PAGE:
Mobile applications come into play, if your organization has a function or a product that should be made available for potential customers for access using their mobile device. A mobile application is custom software designed specifically for the device of your choice and can be downloaded from a particular web site. Mobile application development is the set of processes and procedures involved in writing software for small, wireless computing devices.
Mobile applications (apps) are often written specifically to take advantage of the unique features a particular mobile device offers. The key in mobile application development is the app has to provide a very rich user experience to the end-user. This is achieved by developing the application natively (at a very low level, the code is written specifically for the processor in a particular device) for a particular device and hence achieve the optimum performance. Hence mobile application development essentially involves rewriting the application for each specific device.
Supra ITS has experience in mobile applications that are designed using a future-facing architecture following modern mobile standards such as Android, Apple and Windows.
Supra ITS follows an approach that is iterative and interactive and includes key items:
- Device flexibility
- Versatile technologies
- Network Detection
- Data management
Mobile technologies are typically built using Silverlight 4 (http://www.silverlight.net/) and run as a local application on the OS. This will give us features such as local file I/O and network connection detection. For application data storage (before sync), Sterling (http://sterling.codeplex.com/) has been flagged as a potential solution.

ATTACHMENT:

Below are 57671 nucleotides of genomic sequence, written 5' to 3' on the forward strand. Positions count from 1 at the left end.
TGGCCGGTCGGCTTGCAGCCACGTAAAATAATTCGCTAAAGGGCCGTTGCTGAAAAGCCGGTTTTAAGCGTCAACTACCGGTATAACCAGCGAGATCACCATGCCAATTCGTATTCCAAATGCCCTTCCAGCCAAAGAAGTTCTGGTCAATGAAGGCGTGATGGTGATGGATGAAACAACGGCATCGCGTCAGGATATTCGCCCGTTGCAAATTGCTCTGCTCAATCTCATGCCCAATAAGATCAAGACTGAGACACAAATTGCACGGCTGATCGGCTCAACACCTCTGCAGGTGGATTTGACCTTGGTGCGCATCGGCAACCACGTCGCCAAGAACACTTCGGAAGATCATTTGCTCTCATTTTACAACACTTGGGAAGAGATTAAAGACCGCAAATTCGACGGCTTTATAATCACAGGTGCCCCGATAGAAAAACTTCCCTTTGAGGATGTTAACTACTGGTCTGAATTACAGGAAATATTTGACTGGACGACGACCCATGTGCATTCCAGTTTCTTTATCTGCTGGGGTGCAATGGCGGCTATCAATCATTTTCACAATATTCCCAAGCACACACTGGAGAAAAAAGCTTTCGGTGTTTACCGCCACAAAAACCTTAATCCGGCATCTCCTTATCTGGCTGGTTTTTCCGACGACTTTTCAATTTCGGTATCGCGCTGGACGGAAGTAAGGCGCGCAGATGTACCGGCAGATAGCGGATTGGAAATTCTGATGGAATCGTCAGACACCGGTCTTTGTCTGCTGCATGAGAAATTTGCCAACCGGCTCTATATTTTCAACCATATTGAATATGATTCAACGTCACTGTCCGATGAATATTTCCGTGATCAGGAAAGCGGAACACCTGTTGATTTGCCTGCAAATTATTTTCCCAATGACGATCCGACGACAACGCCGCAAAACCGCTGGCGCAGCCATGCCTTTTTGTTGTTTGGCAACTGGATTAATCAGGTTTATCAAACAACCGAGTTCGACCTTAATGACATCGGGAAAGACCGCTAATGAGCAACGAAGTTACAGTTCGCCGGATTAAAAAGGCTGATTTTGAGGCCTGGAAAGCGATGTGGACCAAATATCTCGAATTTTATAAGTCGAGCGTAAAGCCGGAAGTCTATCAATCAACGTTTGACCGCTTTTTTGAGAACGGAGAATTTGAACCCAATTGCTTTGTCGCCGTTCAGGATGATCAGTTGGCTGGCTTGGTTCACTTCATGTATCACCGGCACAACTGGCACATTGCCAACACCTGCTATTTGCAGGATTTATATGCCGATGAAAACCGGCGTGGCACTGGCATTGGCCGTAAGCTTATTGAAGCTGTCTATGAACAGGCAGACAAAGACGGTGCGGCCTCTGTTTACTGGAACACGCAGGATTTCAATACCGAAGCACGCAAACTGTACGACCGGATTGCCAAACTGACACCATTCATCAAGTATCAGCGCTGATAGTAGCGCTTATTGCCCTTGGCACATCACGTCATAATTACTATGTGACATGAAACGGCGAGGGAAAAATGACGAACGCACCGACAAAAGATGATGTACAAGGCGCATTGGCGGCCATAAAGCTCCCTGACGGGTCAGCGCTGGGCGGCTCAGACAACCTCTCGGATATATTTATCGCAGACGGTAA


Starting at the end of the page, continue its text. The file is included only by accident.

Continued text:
When an active network connection has been detected, the tablet app will sync its spooled data to a centrally located webservice. This webservice (written in custom .NET) will allow all tablets to sync with one place and provide the minimal effort to connect to a Procurement Service or migrate to SAP. Until a direct connection to the Procurement Service can be created, the webservice will store all tablet requests in one database and initiate a batch export process to pre-defined CSV format. This CSV file can be retrieved at any point by an Administrator. The export process can be manually initiated or monitored via a Web App running on the webservice machine
With the ability to detect when a network connection is active, we can spool elements that require syncing to the webservice until a connection is made. This also means that we can support 3G network connections to enable syncing without physically bringing the device to a local WIFI network.
Logic trees and any other kind of data retrieval will work around a taxonomy structure incorporated into the databases. This means that we can tag each element (suite, region, supplier, service, and product) with values that can contextually link items based on user selections.
Visual language is recommended to be based upon the Metro UX format that Microsoft has used extensively within Windows Phone 7 and is now starting to incorporate across their other products. To download a PDF on Metro: http://go.microsoft.com/fwlink/?LinkID=183218